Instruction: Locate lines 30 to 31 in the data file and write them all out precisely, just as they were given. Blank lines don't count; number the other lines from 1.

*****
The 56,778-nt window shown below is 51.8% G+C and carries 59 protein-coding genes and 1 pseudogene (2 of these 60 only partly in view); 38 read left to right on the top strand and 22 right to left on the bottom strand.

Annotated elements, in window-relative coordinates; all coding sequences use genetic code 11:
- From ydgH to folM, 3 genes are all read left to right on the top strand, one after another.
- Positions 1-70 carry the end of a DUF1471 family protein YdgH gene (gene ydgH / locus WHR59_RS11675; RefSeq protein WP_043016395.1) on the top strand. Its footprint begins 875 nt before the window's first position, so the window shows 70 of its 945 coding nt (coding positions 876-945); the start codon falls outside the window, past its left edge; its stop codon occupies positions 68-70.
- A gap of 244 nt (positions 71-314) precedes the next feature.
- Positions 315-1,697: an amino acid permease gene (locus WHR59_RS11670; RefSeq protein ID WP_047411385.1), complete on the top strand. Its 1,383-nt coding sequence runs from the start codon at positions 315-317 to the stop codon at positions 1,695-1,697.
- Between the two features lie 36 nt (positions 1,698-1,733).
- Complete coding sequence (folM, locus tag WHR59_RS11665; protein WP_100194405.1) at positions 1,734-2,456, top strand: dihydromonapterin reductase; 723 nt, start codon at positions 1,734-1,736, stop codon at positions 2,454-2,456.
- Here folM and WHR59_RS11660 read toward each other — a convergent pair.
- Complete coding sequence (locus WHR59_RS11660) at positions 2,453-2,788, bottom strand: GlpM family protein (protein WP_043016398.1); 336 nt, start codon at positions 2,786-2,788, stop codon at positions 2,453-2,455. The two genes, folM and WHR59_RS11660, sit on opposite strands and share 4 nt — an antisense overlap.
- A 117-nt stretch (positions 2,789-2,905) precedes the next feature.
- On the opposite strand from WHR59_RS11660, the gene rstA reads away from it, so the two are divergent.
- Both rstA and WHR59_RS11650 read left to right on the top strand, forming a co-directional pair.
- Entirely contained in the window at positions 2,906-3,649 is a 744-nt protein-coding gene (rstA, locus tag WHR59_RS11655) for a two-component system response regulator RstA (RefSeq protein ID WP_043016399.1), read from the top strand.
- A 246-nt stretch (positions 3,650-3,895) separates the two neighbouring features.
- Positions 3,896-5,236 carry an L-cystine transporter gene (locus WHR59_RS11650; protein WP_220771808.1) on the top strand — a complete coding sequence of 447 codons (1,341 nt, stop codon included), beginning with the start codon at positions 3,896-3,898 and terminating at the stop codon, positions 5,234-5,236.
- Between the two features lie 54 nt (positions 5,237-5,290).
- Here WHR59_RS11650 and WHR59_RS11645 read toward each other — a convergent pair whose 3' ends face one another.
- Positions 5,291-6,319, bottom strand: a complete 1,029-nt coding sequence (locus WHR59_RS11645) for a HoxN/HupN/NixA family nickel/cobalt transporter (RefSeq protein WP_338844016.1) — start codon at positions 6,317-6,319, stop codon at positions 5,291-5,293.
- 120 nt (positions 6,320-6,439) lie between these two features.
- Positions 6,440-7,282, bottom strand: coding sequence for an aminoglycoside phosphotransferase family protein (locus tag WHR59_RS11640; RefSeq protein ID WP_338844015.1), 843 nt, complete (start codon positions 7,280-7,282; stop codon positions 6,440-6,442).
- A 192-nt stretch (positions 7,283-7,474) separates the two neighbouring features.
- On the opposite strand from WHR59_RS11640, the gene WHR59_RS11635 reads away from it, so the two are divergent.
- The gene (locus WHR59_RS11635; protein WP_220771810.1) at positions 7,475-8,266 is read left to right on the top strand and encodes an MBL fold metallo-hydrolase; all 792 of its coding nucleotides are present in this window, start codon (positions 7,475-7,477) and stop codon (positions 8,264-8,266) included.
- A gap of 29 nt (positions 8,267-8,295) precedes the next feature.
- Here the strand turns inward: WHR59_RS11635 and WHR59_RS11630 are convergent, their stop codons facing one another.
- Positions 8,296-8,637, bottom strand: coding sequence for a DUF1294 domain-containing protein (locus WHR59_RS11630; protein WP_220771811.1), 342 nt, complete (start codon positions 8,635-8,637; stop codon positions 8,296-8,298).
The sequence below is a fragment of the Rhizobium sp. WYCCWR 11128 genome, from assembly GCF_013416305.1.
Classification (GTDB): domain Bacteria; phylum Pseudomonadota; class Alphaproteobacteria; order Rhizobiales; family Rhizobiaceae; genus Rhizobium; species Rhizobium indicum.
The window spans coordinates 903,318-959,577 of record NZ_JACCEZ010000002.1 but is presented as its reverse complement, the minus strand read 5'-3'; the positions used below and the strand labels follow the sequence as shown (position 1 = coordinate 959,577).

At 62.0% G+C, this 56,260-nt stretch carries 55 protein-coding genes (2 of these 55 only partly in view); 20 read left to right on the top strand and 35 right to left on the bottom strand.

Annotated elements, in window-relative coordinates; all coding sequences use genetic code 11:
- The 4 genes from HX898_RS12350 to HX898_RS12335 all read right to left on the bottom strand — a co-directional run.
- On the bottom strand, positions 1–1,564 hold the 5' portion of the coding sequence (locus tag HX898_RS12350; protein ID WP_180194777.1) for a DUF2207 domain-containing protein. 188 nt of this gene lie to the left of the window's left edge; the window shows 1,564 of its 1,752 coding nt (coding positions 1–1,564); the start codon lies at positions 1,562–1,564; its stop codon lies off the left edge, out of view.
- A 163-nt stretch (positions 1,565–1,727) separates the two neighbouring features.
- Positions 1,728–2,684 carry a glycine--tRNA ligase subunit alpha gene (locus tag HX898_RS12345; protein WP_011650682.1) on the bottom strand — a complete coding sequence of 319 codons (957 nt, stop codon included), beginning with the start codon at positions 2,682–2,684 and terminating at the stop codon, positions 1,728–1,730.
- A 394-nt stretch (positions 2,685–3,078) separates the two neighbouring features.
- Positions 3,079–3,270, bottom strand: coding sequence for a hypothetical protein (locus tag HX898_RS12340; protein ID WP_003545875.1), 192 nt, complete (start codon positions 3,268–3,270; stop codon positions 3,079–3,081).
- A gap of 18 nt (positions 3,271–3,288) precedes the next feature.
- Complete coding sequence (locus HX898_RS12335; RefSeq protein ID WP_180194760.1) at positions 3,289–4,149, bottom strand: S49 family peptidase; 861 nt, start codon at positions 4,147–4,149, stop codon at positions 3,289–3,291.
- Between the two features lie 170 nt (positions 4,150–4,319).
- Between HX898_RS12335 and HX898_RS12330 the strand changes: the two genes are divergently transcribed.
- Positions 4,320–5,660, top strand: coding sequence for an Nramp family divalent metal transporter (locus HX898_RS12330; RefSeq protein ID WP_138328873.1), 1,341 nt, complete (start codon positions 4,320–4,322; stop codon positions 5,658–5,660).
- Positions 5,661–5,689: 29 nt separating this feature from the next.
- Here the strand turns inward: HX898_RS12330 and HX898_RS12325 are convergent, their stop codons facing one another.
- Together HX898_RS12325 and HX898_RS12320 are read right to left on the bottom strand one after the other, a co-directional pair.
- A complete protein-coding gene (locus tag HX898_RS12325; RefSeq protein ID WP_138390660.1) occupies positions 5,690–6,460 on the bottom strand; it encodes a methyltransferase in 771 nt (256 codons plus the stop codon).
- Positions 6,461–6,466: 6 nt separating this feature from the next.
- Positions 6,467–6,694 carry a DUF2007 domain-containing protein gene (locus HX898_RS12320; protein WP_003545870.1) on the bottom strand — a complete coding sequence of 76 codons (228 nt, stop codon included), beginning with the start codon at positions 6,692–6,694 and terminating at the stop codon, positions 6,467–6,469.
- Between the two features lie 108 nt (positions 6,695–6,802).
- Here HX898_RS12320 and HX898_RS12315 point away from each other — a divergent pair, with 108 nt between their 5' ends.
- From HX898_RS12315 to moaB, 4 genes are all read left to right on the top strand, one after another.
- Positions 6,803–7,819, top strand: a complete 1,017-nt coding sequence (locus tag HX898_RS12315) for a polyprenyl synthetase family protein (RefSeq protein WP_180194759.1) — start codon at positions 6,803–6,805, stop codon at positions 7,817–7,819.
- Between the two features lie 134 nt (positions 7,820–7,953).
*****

The window spans coordinates 903,318-959,577 of record NZ_JACCEZ010000002.1 but is presented as its reverse complement, the minus strand read 5'-3'; the positions used below and the strand labels follow the sequence as shown (position 1 = coordinate 959,577).

At 62.0% G+C, this 56,260-nt stretch carries 55 protein-coding genes (2 of these 55 only partly in view); 20 read left to right on the top strand and 35 right to left on the bottom strand.